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The First Pages of Your Script REALLY Matter – How to Make Them Stronger

by Tim Schildberger, Head Judge

In 2019, I read over 400 scripts. Which means I read over 400 opening pages. The vast majority fell somewhere in the categories of “underwhelming” or “downright dull.” Not because the writing was poor or the story made no sense. It was because the opening pages revealed the writer was playing it safe, leaning on clichés, or focusing on all the wrong things from an audience point of view.

So let’s fix that, right here, right now.

First, a simple reality you need to understand as an unsigned writer:

The people who can launch your career – agents, managers, producers, development executives, even competition readers – are busy. Every single Insider I’ve had on the LiveRead/LA stage has said that, in any given week, they have about 50 scripts they must read. That means you must make your pages stand out.

You can do that in these relatively simple ways.

1. Avoid cliché landmines

I would estimate between 10-15% of all scripts I read start EXACTLY the same way. We see the lead character wake up in bed, roll over, and turn off the alarm. Realistic? Heck yeah. Boring? Oh very much so.

Don’t do that. You have an infinite number of ways to introduce your characters to the audience. Pick anything else. Anything.

2. Do not… and I mean DO NOT start your script with a solid page of scene description.

You’re writing a movie, not a novel

Before I tell you to break it up with some dialogue, I first want you to look at your opening page and justify to yourself why it needs to be all scene description. Then ask yourself why your script is different and why it deserves special treatment. Then imagine reading fifty scripts a week and how you’d feel when you open a new one and get confronted by a black wall of text.

Scene description demands the bare minimum of words needed to keep a reader up to speed. Show your personality in scene description with as few words as possible, and break it up with dialogue.

3. Resist too much set up/backstory

I’m thrilled you’ve spent so much time inventing your world. Good for you. We DO NOT need to know everything at the start. Just the basics so you can dive into the story without leaving us behind. Remember we like a story that moves forward and doesn’t get stuck in the mud, regaling us with what has already happened.

Set up is not story. Backstories and world rules can be filled in as you go — hopefully in new and creative ways – as we get to know who we’re on this journey with. Just like real life.

4. DO NOT get literary in your character/scene descriptions

I know some folks say you can charm a reader with interesting description. Maybe. But please don’t launch into literary prose describing the landscape as it “shimmers in the pre-dusk afterglow of a tired day.” You risk putting your focus on all the wrong things, it’s a waste of words, and you may come across as trying too hard. Save that fancy talk for your novel.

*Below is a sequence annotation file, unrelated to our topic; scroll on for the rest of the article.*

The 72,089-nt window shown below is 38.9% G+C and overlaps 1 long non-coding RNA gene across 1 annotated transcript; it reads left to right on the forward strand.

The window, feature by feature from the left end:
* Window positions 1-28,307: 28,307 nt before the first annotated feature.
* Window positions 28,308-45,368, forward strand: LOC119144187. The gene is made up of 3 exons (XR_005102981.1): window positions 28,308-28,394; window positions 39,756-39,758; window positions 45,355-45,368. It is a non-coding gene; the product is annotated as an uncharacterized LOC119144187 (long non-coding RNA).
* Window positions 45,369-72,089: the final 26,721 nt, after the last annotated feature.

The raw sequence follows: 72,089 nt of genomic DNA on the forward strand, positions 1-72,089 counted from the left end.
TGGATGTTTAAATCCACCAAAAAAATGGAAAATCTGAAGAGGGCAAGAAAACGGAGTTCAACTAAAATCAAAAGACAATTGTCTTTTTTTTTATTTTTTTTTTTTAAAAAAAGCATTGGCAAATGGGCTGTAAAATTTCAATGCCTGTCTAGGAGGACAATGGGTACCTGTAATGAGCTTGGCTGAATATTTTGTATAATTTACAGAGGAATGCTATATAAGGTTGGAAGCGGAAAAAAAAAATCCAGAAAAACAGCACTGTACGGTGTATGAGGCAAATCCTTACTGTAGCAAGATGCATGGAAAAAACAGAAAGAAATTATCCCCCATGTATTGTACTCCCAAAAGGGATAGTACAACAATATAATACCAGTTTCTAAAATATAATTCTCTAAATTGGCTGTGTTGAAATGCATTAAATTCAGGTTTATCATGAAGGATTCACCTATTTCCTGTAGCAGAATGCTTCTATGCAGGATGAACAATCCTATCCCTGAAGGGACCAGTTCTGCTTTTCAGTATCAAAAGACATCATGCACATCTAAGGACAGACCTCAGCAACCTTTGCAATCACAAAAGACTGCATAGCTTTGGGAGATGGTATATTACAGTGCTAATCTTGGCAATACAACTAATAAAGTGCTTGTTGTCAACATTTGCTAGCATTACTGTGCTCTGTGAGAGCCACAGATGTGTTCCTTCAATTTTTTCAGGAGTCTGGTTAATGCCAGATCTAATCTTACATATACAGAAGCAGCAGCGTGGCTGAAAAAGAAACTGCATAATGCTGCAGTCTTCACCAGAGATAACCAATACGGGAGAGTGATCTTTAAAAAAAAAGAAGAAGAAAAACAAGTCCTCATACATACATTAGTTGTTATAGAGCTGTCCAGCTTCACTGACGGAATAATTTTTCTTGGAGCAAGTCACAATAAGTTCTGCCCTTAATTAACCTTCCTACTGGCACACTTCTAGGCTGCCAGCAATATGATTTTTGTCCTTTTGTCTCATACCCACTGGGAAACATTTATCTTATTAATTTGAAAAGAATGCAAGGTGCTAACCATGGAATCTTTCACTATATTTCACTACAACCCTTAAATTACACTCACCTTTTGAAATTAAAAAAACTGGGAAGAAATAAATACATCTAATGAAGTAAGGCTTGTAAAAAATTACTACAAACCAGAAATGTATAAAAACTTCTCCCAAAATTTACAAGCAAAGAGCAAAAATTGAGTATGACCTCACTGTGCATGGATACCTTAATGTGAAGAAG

The reader just needs to know broadly what someone looks like so they can picture them and the general location, perhaps with A FEW telling details that reveal character/setting. We like using our imaginations. Don’t waste time with too many specific details unless they are CRUCIAL to the scene. Leave shoe designer choices to the costume folk.

And… this is very important… watch how you describe female characters. Bra size basically never matters. “Beautiful but doesn’t know it” is awful. Respect matters, and the way you introduce a female character speaks volumes about who you are as a writer. Be aware of that.

5. Exert your control

You have total control over the audience. We’re here to feel stuff and to be entertained. By you. That’s a wonderful opportunity. So revel in your power and launch your story and the people in it in ways we don’t expect. Be creative. Understand the clichés and expectations and subvert them. Give us opening pages that show you know exactly what you’re doing – every scene has been thought out, every character is interesting, and all the details have been explored.

Remember – the opening pages of your script are delivering an enormous amount of subconscious information to a reader. They are not only diving into the story; they’re learning who you are as a writer, how much command you have, and whether or not they feel confident you have done the hard work of crafting something worth their valuable time.

Use your opening pages to show them you got this, and they’ll happily keep turning the pages.

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